Southern Launch has selected the T-Minus Engineering DART rocket to launch DEWC’s prototype payload on a parabolic trajectory into space at the Koonibba Rocket Test Range later this year.
Southern Launch selected the DART rocket based on DEWC Systems’ requirements, developed mathematical flight performance models of the DART, optimised the rocket flight trajectories to meet the DEWC Systems’ payload requirements, and developed the range safety exclusion areas in consultation with the traditional owners across the Koonibba Test Range.
Southern Launch also developed all documentation and sourced all regulatory approvals from all Australian state and federal regulatory bodies to import, store and operate the rockets.
DEWC Systems chief executive Ian Spencer said, "This exciting launch was triggered by a simple chat in early 2019 about the possibility of working on a project that will bring together South Australian companies to demonstrate our collective capabilities."
The DART rocket will carry DEWC’s payload, the DEWC-SP1, into space before being released from the launch container and descending to Earth. The DEWC-SP1 itself is less than 27 centimetres long, three centimetres in diameter and weighs less than 500 grams.
This tiny payload will conduct an important sensing mission as it descends to Earth, paving the way for future planned developments by DEWC Systems. This miniaturised suite of antennas, sensors and communication links will endure up to 50 times its own weight due to the g-forces at launch, freezing temperatures in space and extreme heat as it reaches up to five times the speed of sound as it re-enters Earth’s atmosphere.
The mission will provide much-needed performance data and demonstrate the functionality of these types of systems for a variety of applications.
"Very soon this rocket, unlike any rocket ever launched in Australia will carry DEWC Systems’ prototype electronic sensor payload that will enable us to detect and identify specific radar signals. Using the DART gives us easy and cost-effective access to space and has helped us to hone our skills in electronics optimisation and miniaturisation," Spencer explained.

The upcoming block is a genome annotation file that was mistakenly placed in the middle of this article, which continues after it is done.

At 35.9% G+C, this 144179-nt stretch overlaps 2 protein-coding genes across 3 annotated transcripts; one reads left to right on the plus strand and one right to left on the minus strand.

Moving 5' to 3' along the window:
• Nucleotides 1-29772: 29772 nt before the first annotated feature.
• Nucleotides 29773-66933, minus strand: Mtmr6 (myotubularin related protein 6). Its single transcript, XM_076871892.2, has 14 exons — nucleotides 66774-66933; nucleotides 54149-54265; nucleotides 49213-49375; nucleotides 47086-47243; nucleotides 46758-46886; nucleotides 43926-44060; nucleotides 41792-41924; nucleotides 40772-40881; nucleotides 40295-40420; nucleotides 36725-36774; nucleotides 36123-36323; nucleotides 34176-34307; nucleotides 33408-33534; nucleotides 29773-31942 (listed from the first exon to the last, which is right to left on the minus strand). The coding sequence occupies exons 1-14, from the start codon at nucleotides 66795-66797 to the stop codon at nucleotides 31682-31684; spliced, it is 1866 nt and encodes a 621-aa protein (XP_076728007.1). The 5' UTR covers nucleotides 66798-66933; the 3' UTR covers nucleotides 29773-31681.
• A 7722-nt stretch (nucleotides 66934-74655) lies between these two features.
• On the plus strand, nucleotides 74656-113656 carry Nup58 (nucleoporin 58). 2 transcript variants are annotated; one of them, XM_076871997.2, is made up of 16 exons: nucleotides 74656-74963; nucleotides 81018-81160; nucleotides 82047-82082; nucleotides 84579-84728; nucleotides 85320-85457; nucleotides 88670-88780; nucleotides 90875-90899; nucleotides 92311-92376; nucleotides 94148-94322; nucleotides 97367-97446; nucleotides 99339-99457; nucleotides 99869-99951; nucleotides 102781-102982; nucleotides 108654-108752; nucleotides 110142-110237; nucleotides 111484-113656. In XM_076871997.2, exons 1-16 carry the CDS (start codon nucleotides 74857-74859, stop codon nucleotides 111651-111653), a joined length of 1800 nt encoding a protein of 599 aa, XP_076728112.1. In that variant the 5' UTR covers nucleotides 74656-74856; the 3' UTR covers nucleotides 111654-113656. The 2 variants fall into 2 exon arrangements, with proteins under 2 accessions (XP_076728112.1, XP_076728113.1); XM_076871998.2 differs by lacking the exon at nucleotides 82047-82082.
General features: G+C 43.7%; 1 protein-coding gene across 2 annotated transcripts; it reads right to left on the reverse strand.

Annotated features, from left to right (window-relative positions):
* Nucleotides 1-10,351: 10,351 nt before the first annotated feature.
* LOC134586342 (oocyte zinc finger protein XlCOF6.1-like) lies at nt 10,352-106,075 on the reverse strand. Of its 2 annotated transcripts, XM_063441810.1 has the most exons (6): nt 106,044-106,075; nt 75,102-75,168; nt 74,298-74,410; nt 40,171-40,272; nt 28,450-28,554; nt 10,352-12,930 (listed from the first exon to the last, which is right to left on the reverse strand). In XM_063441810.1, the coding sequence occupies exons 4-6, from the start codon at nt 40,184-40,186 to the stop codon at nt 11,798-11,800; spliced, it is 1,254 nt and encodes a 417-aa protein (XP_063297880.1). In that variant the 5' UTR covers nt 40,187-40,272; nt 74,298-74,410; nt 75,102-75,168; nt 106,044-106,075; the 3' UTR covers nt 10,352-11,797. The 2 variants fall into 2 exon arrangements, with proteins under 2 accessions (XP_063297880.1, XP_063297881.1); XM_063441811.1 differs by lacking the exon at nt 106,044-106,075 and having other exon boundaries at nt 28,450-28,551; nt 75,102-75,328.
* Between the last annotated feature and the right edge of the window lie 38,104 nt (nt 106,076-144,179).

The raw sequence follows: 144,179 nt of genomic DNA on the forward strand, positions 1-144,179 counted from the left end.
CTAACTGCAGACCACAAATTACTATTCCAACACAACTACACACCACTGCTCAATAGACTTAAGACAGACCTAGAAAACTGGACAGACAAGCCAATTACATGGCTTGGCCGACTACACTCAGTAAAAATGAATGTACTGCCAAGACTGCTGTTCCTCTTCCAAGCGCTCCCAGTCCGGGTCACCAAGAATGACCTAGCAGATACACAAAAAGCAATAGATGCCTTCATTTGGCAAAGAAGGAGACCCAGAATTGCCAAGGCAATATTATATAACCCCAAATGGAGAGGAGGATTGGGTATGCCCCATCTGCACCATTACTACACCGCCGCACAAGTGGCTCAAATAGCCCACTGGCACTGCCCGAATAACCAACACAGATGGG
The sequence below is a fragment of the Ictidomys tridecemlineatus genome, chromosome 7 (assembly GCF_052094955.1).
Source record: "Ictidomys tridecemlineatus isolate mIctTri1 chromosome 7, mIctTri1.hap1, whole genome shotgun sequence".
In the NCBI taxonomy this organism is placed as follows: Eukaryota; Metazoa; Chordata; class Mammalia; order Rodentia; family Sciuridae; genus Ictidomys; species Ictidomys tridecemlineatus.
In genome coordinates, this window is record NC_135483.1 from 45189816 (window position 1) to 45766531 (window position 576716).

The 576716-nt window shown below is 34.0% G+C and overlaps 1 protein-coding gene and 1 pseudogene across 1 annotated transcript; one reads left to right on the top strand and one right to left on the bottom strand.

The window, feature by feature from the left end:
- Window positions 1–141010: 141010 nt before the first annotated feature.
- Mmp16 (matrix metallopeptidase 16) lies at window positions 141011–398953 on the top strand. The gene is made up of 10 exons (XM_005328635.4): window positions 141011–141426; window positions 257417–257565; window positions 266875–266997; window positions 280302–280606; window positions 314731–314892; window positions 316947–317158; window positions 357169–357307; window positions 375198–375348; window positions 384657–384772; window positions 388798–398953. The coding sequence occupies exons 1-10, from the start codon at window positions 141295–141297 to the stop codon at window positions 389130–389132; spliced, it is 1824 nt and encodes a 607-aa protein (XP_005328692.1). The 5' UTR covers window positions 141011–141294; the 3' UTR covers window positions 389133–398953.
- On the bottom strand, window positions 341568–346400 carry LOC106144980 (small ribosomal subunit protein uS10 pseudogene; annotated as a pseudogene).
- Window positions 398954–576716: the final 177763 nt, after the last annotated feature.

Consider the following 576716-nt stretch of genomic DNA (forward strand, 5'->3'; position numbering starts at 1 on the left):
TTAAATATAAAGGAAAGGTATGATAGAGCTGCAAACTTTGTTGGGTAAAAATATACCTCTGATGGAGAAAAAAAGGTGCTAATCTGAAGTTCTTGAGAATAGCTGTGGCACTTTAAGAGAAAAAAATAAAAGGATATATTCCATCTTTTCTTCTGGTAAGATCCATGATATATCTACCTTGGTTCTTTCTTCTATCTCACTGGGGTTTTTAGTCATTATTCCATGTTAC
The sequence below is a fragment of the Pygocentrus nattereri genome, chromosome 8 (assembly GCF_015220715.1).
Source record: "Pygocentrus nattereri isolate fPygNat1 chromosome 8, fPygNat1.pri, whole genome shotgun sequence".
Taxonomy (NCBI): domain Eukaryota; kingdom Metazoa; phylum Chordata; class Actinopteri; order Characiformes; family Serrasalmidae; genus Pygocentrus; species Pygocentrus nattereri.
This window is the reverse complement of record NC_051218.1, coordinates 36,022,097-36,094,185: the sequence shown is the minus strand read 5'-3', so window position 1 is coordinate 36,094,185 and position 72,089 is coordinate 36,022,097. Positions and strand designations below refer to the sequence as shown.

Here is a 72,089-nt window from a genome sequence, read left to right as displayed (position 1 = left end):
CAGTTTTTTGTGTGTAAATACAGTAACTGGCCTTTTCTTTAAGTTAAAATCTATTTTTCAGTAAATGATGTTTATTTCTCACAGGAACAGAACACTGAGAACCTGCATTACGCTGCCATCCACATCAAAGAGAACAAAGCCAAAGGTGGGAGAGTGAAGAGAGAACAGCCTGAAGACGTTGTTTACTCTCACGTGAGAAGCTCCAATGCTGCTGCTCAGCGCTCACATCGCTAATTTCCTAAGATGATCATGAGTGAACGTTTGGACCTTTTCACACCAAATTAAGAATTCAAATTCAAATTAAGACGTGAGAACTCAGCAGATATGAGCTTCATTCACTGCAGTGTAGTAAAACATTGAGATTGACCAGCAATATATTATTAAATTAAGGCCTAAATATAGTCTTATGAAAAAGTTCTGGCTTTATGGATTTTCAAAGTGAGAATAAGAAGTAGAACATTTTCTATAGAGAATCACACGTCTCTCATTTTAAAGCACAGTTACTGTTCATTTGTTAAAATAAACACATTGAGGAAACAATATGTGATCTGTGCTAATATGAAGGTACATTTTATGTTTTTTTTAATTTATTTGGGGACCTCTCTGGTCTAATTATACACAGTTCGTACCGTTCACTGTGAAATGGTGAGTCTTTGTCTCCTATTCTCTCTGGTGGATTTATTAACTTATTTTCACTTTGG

Southern Launch CEO Lloyd Damp said, "The T-Minus Engineering DART rocket is based on a tried and tested design and is the perfect candidate rocket to use when demonstrating an incremental space launch capability. With safety to people and the environment as our key priority, the DART rocket allows us to first launch the rocket to 85 kilometres, and then, with only changing the angle at which we launch the rocket, fly above 100 kilometres."
The DART rocket weighs only 34 kilograms and is 3.4 metres long, has one rocket engine, is spin stabilised and unguided. The rocket has a solid-fuelled first stage booster and an inert second stage dart that will contain the DEWC Systems payload.
Founded in the Netherlands in 2011, T-Minus Engineering has extensive experience and skills in the design and operation of rocket systems and have successfully built and launched several high-quality rocket products.
Roel Eerkens, co-founder of T-Minus Engineering, said, "The DART rocket is a very efficient way of reaching space altitudes. Designed with the miniaturisation of payloads in mind, the DART vehicle fits perfectly with well-engineered compact payloads like the one from DEWC Systems.
"For us, as a rocket-building company, launching the more interesting payloads also requires the most thought. The payload by DEWC Systems is unique in its own right and challenges us in different ways. Deployment is one of the elements that was key to the project and different compared to other missions."
Eerkens added, "Australia has a great heritage with launching rockets from Woomera. By joining DEWC Systems and Southern Launch we hope to catch the wave of commercialisation of space and increased defence, commercial and STEM interest in the latest frontier."
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